by Dylan Walsh
Dipul Patel recited a standard exchange: “As an entrepreneur, when you bring up some new idea to people the first thing they do is tell you how great it is and the second thing they tell you is why it won’t work,” he said. “The beauty of MIT is that when you offer a crazy idea we all say, ‘okay, how can we get started? How do we make a little bit of progress today?’”
For eight years, Patel worked as an engineer at Lockheed Martin, but ideas for new businesses frequently rose into mind. He listed them in a notebook, gave them consideration when he could, but never fully committed to any single one; his career came first. When he had the idea for Ecovent though—a highly customizable climate control system managed by smartphone—he couldn’t shake it, so he left Lockheed Martin in August of 2012 and headed to MIT Sloan.
Despite his technical expertise, Patel had no experience founding and running a business. After the first semester of required courses, he was free to build the curriculum he wanted. He enrolled in Bill Aulet’s “New Enterprises,” where he persuaded other students to join him at Ecovent. He took pricing, sales, and communication. And though classes like these are not unique to Sloan, “the professors here understand entrepreneurship more than professors at other schools,” he said. “When we wanted to talk with them about Ecovent, they could instantly get into the universe of being an entrepreneur as opposed to giving advice about getting a job at Google.”
Outside of class, Patel “pestered anyone who would listen” at the Martin Trust Center. Pestering evolved into working relationships, and these proved invaluable. “The Center was a phenomenal resource—this amazing team of mentors that wanted nothing more than to do right by you.” Through countless discussions and late-night work sessions he learned how to triage and handle the challenges inherent in a new venture—firing employees, navigating horrible conversations with cofounders, finding solid ground when the money runs out, and so on. “These are the elements of chaos you can’t learn about any other way than by doing, and the Trust Center provides a safe environment that forces people to do.”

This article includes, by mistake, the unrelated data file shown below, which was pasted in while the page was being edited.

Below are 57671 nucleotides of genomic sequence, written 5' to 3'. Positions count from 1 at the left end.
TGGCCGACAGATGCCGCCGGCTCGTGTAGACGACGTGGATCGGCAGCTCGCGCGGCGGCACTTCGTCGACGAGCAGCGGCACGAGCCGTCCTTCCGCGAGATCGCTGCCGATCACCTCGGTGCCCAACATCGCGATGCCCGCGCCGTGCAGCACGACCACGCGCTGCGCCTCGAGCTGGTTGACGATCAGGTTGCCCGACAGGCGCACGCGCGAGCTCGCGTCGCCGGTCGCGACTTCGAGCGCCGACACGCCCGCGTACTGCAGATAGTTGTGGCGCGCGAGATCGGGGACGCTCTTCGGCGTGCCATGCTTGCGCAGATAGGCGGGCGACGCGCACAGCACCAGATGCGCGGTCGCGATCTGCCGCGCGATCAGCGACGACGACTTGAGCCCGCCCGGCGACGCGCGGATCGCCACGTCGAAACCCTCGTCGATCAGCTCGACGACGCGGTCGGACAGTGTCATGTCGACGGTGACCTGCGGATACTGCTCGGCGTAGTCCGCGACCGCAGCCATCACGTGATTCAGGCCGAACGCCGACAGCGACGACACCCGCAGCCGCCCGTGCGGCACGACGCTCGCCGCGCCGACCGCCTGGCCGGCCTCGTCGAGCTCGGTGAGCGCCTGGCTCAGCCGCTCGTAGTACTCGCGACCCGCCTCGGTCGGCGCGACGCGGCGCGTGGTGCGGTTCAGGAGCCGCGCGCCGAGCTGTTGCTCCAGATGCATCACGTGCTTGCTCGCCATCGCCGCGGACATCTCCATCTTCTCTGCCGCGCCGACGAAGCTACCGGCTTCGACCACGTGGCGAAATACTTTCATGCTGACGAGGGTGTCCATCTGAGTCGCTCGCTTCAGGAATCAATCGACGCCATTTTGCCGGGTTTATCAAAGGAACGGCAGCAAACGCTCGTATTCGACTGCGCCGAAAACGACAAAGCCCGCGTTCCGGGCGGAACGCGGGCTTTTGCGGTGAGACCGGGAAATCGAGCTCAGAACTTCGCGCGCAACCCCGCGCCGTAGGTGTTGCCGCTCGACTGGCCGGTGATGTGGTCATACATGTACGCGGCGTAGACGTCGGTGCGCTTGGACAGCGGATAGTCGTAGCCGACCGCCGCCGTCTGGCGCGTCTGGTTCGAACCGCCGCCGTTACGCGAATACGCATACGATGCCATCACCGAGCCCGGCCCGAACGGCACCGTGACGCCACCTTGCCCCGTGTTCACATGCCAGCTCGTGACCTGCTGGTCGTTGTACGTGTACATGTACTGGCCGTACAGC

But Patel was quick to clarify ‘safe’ is not synonymous with doting: faculty and Entrepreneurs in Residence at the Center do not tell you what you want to hear, but what you need to know. Aulet routinely confronted Patel about the aspects of Ecovent that were poorly considered. Patel remembers more than once being on his way to meet with potential funders when an EIR pulled him aside and told him that he wasn’t ready for the meeting and that he needed to cancel. It was great advice that was hard to swallow. “The folks at the Trust Center have no attraction to your ideas,” he said. “All they’re thinking about his how to make you a better entrepreneur.”
In January of 2014, Ecovent was accepted into Boston Techstars, through which they raised about $600,000. With this they expanded the team and established a functional system. By the end of Techstars that April, Ecovent had sold its first 25 units. In June of the following year the company raised $7 million to commercialize the product, but efforts to extend funding in 2016 fell through. Patel sold in late December of 2016.
He and the new investors had divergent visions for the company. As this tension mounted, Patel began to feel adrift. For years, he had merged himself with his work at Ecovent—“my baby”—and now it was no longer his. Patel called Aulet and asked him what to do. Aulet said that he sounded unhappy. He needed to forget the time and sweat he had poured into the company. He needed to leave. In June of 2017, Patel did.
Though he felt it was the right decision, that didn’t make it easy. He found himself mildly depressed. He wondered if he should go back to the comforts of a place like Lockheed Martin. But then Aulet asked him to join the Trust Center as an Entrepreneur in Residence. “He said. ‘Make sure you don’t run away from entrepreneurship for the wrong reasons and go back to some job that you know you’re not going to like, earning money to mask unhappiness.’” Here was one more piece of advice from the Trust Center, the place that had helped Patel redefine his professional life. As he had done so often before, he listened. “And that’s what allowed me to get the courage to be startup guy again—that and my wife.”